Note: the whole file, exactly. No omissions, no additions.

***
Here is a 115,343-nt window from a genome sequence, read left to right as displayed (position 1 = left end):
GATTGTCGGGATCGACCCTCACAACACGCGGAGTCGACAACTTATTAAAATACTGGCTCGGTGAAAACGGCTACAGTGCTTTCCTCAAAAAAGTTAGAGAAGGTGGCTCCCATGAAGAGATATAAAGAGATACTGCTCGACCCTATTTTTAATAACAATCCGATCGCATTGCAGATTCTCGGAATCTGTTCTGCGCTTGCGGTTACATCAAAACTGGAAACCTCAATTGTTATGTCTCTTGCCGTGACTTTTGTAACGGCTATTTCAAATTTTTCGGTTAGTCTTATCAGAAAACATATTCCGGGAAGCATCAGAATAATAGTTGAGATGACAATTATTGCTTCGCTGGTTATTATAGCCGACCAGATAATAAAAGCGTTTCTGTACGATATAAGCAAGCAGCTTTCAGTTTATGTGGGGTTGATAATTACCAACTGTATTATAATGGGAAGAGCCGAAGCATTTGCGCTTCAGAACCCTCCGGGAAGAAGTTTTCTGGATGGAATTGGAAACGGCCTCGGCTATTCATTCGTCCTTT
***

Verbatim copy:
Here is a 115,343-nt window from a genome sequence, read left to right as displayed (position 1 = left end):
GATTGTCGGGATCGACCCTCACAACACGCGGAGTCGACAACTTATTAAAATACTGGCTCGGTGAAAACGGCTACAGTGCTTTCCTCAAAAAAGTTAGAGAAGGTGGCTCCCATGAAGAGATATAAAGAGATACTGCTCGACCCTATTTTTAATAACAATCCGATCGCATTGCAGATTCTCGGAATCTGTTCTGCGCTTGCGGTTACATCAAAACTGGAAACCTCAATTGTTATGTCTCTTGCCGTGACTTTTGTAACGGCTATTTCAAATTTTTCGGTTAGTCTTATCAGAAAACATATTCCGGGAAGCATCAGAATAATAGTTGAGATGACAATTATTGCTTCGCTGGTTATTATAGCCGACCAGATAATAAAAGCGTTTCTGTACGATATAAGCAAGCAGCTTTCAGTTTATGTGGGGTTGATAATTACCAACTGTATTATAATGGGAAGAGCCGAAGCATTTGCGCTTCAGAACCCTCCGGGAAGAAGTTTTCTGGATGGAATTGGAAACGGCCTCGGCTATTCATTCGTCCTTT